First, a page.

Here's his take on the storm that hit the Ottawa area on Sunday and knocked over the stage at Bluesfest:
Overlooking a cluster of apartment buildings at Richmond Road and Woodroffe Avenue as the cell passes through Ottawa. The rain looks like a sandstorm on the horizon. (All photos by Kyle Smith.)
More sandstorm-like scenery on the horizon looking west, and a beautiful wall cloud as the cell moves over the Ottawa River.
Looking west as the rain moves across the horizon.
Dark skies, dark water. This is right before the wind gusts hit.
I knew some serious weather was on the way. At around 1:30pm cells were popping up just west of Timmins, as these cells travelled south east they grew in intensity and rapidly picked up speed. By 5:30pm the cells had travelled nearly 300 kilometers (about half the distance between Ottawa and Timmins).
By 6:09pm, Environment Canada issued a severe thunderstorm watch for the City of Ottawa and surrounding areas. At this point the cell had made its way into the areas of Pembroke stretching back to Deep River and all the way up to Manawaki and Saguenay. This cell was HUGE, over 400km-wide.
Between the hours of 6:00pm and 7:00pm the storm had travelled all the way from Pembroke to basically where I am along the Ottawa River in Westboro. That’s just over 100km. Do the math and you start to realize this storm was travelling at over 100km/h. During this travel time it got closer and closer to Ottawa, so Environment Canada issued a severe thunderstorm warning for the City of Ottawa at 6:35pm.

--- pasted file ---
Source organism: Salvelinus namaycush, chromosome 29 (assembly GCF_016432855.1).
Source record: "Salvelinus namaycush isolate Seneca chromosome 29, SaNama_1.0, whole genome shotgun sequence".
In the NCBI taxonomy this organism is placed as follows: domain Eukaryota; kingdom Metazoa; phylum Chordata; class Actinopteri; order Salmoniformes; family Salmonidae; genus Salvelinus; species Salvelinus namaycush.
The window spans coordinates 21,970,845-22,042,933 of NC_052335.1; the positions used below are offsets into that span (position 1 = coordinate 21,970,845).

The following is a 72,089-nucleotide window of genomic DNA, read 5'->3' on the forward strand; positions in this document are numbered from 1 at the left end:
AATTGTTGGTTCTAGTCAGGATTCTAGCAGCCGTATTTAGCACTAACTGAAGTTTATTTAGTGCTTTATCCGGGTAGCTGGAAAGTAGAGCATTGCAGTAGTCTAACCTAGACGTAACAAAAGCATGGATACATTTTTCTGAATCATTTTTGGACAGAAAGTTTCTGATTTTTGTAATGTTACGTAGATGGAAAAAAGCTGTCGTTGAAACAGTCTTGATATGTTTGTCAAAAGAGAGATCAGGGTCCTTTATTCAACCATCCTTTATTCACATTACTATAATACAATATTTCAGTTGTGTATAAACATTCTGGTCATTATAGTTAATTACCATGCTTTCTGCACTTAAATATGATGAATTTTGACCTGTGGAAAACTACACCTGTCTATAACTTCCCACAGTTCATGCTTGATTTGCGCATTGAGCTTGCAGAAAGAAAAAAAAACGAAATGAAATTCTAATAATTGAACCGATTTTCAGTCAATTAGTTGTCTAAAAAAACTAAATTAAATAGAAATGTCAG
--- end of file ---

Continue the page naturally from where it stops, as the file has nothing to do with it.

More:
There is a fair bit of confusion between watches and warnings, let me give a really quick summary of the differences. Watches are issued well in advance of any severe weather potential, if meteorologists think conditions might be favorable for severe weather to form, or if they feel existing cells might cause trouble. A watch basically mean ‘keep an eye out the window, but no promises”.
Warnings on the other hand means that a few factors might be at play, usually if they have a rock solid forecast based on immediate radar activity and know for sure that a cell might become severe; they issue a warning. If winds are pushing a severe cell into ‘City X’ and it doesn’t look like the cell will die along the way, a warning will be issued. Warnings mean “it’s on its way, take cover and step away from the window”.
This is why you’ll see a watch pop up first, they want to make sure you know that the threat is there but that it might dissipate before it gets there or that it might change direction, it’s the safe way of saying it might or not happen. Once they become more sure of the forecast, study the radar and have a better idea of how it will all play out they will issue warnings, if need be, for the areas affected.
Because weather can change so quickly and it isn’t quite the perfected science yet, warnings are usually posted with short notice. They try and give as much advance notice as possible, but warnings can only come so quickly.
All the weather lingo aside, a few people’s response to the storm last night was more than mind-blowing for me, including the actions of who was in charge of shutting down the show at Bluesfest.
This storm could be seen for hundreds and hundreds of kilometers and ANYONE who has ever watched the evening news or checked the weather forecast knows how to look at a radar map. The fact that I heard organizers say “we had no idea it was coming” and “it came from nowhere” disgusts me.
Yes, I’ve worked in weather broadcasting and yes I have a radar map open on the computer, but I’m just one person sitting in front of a computer looking at a radar map. There’s nothing special here… I saw it coming. I could have made the call to shut down the show and potentially save lives. Why didn't the organizers make the same decision?
People for some reason seem to underestimate the power of weather. Lives could have been lost. The fact that so few injuries turned up was nothing short of a miracle.
See also: Ottawa Weather Guide
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